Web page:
Infectious disease rates on the rise.
|Subject:||Communicable diseases (Statistics)|
|Publication:||Name: Kai Tiaki: Nursing New Zealand Publisher: New Zealand Nurses' Organisation Audience: Trade Format: Magazine/Journal Subject: Health; Health care industry Copyright: COPYRIGHT 2012 New Zealand Nurses' Organisation ISSN: 1173-2032|
|Issue:||Date: March, 2012 Source Volume: 18 Source Issue: 2|
|Topic:||Event Code: 680 Labor Distribution by Employer|
|Geographic:||Geographic Scope: New Zealand Geographic Code: 8NEWZ New Zealand|
A study by the University of Otago, Wellington, shows
hospitalisations from infectious diseases have increased by 51 per cent
from 1989 to 2008. The patients were mainly aged under five or more than
70 and from lower socio-economic areas. Some were suffering from third
world infections, with the most common diseases being skin abscesses,
cellulitis, pneumonia and infectious diarrhoea.
Maori and Pacific peoples were twice as likely to be hospitalised as Europeans. Those in deprived neighbourhoods were almost three times at risk, compared with those living in the most affluent areas.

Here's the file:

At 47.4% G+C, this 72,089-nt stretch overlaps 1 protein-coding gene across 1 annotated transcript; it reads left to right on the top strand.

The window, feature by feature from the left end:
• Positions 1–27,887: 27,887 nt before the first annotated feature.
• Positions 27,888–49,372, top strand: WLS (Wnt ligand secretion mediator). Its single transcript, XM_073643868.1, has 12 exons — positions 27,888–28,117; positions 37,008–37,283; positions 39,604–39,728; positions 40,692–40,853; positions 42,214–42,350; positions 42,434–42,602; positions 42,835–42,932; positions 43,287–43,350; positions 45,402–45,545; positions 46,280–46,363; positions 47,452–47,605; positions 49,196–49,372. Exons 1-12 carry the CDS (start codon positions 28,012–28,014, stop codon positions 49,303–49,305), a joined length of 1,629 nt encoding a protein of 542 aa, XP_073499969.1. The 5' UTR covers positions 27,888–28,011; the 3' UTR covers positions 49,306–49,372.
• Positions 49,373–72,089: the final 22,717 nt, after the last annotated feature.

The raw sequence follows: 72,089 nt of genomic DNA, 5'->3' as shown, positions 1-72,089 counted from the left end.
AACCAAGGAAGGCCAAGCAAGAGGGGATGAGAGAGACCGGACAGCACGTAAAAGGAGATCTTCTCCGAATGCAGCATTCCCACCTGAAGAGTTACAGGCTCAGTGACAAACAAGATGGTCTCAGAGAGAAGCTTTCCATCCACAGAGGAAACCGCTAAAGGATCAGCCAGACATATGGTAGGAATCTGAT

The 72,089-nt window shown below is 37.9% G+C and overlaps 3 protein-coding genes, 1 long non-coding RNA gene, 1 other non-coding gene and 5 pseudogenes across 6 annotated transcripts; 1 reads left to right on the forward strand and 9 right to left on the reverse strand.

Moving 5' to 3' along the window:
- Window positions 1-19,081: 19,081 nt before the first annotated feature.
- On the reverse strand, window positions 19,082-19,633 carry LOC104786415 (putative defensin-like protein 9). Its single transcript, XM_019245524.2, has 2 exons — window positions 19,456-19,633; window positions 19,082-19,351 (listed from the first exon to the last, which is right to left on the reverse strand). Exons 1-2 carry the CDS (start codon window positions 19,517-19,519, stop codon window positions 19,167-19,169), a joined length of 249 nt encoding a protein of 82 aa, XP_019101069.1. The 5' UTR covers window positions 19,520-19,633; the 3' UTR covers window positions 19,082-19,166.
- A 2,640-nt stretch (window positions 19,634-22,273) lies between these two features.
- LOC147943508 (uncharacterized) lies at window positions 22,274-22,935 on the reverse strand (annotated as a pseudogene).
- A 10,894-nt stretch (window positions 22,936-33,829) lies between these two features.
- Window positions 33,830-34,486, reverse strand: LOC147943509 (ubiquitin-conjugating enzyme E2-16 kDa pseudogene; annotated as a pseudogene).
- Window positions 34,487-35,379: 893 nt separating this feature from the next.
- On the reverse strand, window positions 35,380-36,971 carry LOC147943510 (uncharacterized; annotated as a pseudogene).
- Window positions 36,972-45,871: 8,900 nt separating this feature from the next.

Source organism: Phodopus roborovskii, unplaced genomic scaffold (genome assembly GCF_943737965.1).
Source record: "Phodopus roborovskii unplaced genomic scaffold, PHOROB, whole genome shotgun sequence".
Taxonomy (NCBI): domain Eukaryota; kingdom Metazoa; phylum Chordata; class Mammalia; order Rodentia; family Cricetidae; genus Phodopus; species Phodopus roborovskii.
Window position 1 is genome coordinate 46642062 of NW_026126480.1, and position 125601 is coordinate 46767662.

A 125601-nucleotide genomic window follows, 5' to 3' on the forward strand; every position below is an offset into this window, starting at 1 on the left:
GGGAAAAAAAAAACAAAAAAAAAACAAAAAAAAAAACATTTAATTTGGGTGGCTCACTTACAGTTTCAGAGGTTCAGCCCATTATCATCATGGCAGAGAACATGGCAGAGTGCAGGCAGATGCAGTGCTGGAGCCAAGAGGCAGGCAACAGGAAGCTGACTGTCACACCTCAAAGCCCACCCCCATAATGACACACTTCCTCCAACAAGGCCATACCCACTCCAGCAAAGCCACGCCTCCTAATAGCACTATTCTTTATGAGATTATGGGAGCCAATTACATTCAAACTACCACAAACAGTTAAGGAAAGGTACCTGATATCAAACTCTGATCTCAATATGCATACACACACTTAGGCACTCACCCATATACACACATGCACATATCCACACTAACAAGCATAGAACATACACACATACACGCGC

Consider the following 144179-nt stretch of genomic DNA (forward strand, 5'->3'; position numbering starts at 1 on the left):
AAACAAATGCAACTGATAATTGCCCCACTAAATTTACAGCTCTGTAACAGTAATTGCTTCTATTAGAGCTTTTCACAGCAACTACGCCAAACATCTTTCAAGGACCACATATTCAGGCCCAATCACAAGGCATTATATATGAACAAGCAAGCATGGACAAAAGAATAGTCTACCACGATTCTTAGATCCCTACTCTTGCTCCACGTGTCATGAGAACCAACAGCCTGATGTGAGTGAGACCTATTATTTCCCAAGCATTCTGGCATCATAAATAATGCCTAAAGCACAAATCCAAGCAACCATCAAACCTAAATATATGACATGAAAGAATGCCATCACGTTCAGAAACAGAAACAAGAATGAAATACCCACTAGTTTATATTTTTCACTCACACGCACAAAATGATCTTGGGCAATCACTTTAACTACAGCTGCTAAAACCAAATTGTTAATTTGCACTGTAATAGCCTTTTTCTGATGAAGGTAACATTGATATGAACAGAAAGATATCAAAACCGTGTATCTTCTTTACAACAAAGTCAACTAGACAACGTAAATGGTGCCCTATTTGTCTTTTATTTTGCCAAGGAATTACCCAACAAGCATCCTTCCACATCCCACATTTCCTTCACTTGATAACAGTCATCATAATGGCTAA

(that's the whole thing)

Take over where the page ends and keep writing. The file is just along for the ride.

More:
Lead investigator associate professor Michael Baker labelled the results embarrassing for the country. "New Zealand now has the double burden of rising rates of both infectious and chronic diseases. The increased rates are adding 17,000 hospitalisations a year and tens of millions of dollars in avoidable health care costs."
Overcrowding, lower rates of immunisation and poor access at an early age to primary care were factors behind the increases. "Rheumatic fever, for example, is a disease we shouldn't see at all in New Zealand. It's been increasing, almost exclusively in Maori and Pacific population," Baker said.
Nine authors worked on the project for two years, collating data from the hospitalisation records of district health boards around the country. The study was published in the international medical journal the Lancet last month.
NZNO associate professional services manager Hilary Graham-Smith has described the research as "a clarion call to all in the health sector". She said if more nurses were able to work in far more varied ways to provide a whole range of services to high-need communities, that would help turn the statistics around.
"Solutions to these problems must be long term but properly resourced primary nursing care, delivered in all sorts of ways to high-need communities --taking services to the people rather than expecting them to come to the services--would be an immediate and effective response to what this research is telling us," Graham-Smith said.
|Gale Copyright:||Copyright 2012 Gale, Cengage Learning. All rights reserved.|